Ahmed Abassi is accused by American investigators of fraudulently applying for a visa to stay in the United States to "facilitate an act of international terrorism." More charges may also be sought, officials have told a U.S. judge.
"As alleged, Ahmed Abassi had an evil purpose for seeking to remain in the United States — to commit acts of terror and develop a network of terrorists here, and to use this country as a base to support the efforts of terrorists internationally," U.S. Attorney Preet Bharara said in a statement.
U.S investigators say while they were monitoring him, Abassi met with Chiheb Esseghaier, a 30-year-old Tunisian living in Montreal who was recently arrested in Canada in connection with the alleged rail plot.
Abassi was arrested in New York City on April 22 at John F. Kennedy International Airport, the same day Canadian officials announced the arrest of Esseghaier and Toronto-area resident Raed Jaser, 35. Canadian authorities allege the two men arrested in Canada were planning to carry out an attack against a Via passenger train travelling between the U.S. and Canada.
Abassi, 26, denied the immigration fraud charges during a secret arraignment a week ago, telling the judge, "Your Honor, I am not guilty." His lawyer Sabrina Shroff declined to comment.
In a court appearance Thursday, Abassi told U.S. District Judge Miriam Goldman Cedarbaum that he understood that he will be spending the time before his next court appearance on June 11 preparing his case with his lawyers.
Abassi monitored by undercover agent in U.S.
U.S. officials said Abassi came to the U.S. in mid-March. While he was in the U.S., he was under surveillance "at all times," law enforcement officials said in the statement. He was also in contact with a man who was an undercover FBI agent.
While in New York City, Abassi met with Esseghaier, officials said in the statement, noting that the man recently arrested in Canada was "previously radicalized by Abassi."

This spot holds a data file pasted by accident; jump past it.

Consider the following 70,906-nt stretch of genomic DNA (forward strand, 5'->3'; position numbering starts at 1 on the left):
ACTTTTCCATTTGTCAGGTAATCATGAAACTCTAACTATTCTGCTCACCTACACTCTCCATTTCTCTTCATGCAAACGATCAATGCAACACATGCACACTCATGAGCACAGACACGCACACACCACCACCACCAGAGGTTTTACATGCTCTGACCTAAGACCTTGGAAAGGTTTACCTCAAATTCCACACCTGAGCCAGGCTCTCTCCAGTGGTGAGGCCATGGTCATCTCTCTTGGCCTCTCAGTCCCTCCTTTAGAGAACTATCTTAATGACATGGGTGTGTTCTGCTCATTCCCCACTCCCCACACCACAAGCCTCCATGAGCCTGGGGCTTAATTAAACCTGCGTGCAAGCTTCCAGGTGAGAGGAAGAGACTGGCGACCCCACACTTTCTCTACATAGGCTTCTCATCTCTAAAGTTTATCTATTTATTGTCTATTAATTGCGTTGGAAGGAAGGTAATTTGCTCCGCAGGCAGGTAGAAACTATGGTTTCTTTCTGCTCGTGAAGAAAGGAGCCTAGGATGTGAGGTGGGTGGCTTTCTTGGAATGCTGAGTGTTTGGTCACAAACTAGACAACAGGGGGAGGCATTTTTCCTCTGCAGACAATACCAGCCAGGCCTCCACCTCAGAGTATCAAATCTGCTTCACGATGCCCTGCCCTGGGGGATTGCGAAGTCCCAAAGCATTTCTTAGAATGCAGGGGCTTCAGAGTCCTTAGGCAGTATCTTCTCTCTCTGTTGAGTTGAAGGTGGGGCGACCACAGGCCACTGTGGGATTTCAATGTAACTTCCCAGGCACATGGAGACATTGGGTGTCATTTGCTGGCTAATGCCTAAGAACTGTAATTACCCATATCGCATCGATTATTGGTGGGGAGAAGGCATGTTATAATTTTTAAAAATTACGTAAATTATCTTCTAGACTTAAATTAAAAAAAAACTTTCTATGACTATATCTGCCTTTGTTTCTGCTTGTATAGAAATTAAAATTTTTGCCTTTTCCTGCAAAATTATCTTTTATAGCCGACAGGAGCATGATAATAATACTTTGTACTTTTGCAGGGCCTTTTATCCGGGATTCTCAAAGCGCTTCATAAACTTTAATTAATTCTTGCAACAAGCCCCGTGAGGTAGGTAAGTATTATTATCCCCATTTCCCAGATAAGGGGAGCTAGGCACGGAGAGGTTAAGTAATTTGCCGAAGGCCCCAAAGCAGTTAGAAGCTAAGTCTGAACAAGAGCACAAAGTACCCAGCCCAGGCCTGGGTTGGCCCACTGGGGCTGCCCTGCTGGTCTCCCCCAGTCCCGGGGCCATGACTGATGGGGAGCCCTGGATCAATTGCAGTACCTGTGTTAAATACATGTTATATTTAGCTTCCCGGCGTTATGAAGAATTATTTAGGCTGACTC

During discussions with Esseghaier and the undercover agent, the statement says Abassi "discussed his desire to engage in terrorist acts against targets in the United States and other countries, and his intention to provide support and funding to organizations engaged in terrorist activity."
Many of these conversations were recorded by the undercover agent, the statement says.
Esseghaier 'dismissive' of bacteria plot
Abassi also spoke of his desire to recruit others for terrorist plots, the statement alleges.
Further details about Abassi were revealed in a letter filed by U.S. prosecutors with a New York court. In the letter, U.S. prosecutors say Abassi, Esseghaier and the undercover agent also discussed Esseghaier's "proposed terrorist plots."
The letter says that Abassi told the undercover agent that Esseghaier's plans "were good" but the time wasn't right.
"The defendant noted that he had suggested an alternative plot contaminating the air or water with bacteria in order to kill up to 100,000 people — but that Esseghaier was dismissive of that plan," the letter says. The letter notes that no steps were taken to further a contamination plot that would have endangered the public.
The letter also says that in an interview with law enforcement officers, Abassi acknowledged that he "may have radicalized" Esseghaier, and said he and Esseghaier "discussed plots to poison a water system and to derail a passenger train."
The indictment charges Abassi with two counts of knowingly making false statements to immigration authorities to facilitate an act of international terrorism. If convicted, each count could bring a sentence of up to 25 years in prison.
In the letter to the court, U.S. prosecutors noted that they are considering filing more charges but didn't specify what they might be.
The U.S. Attorney's Office said Abassi's next court date is scheduled for June 11 in New York City.
"While I cannot comment on operational matters related to national security, I would like to congratulate the FBI for this significant arrest," Public Safety Minister Vic Toews said in a statement.
In Canada, Jaser and Esseghaier are charged with conspiracy to carry out a terrorist attack and conspiring to murder people at the direction of, or in association, with a terrorist group in relation to the alleged train plot.
They denied the charges against them at separate court appearances and were remanded to custody pending their next court appearance later this month.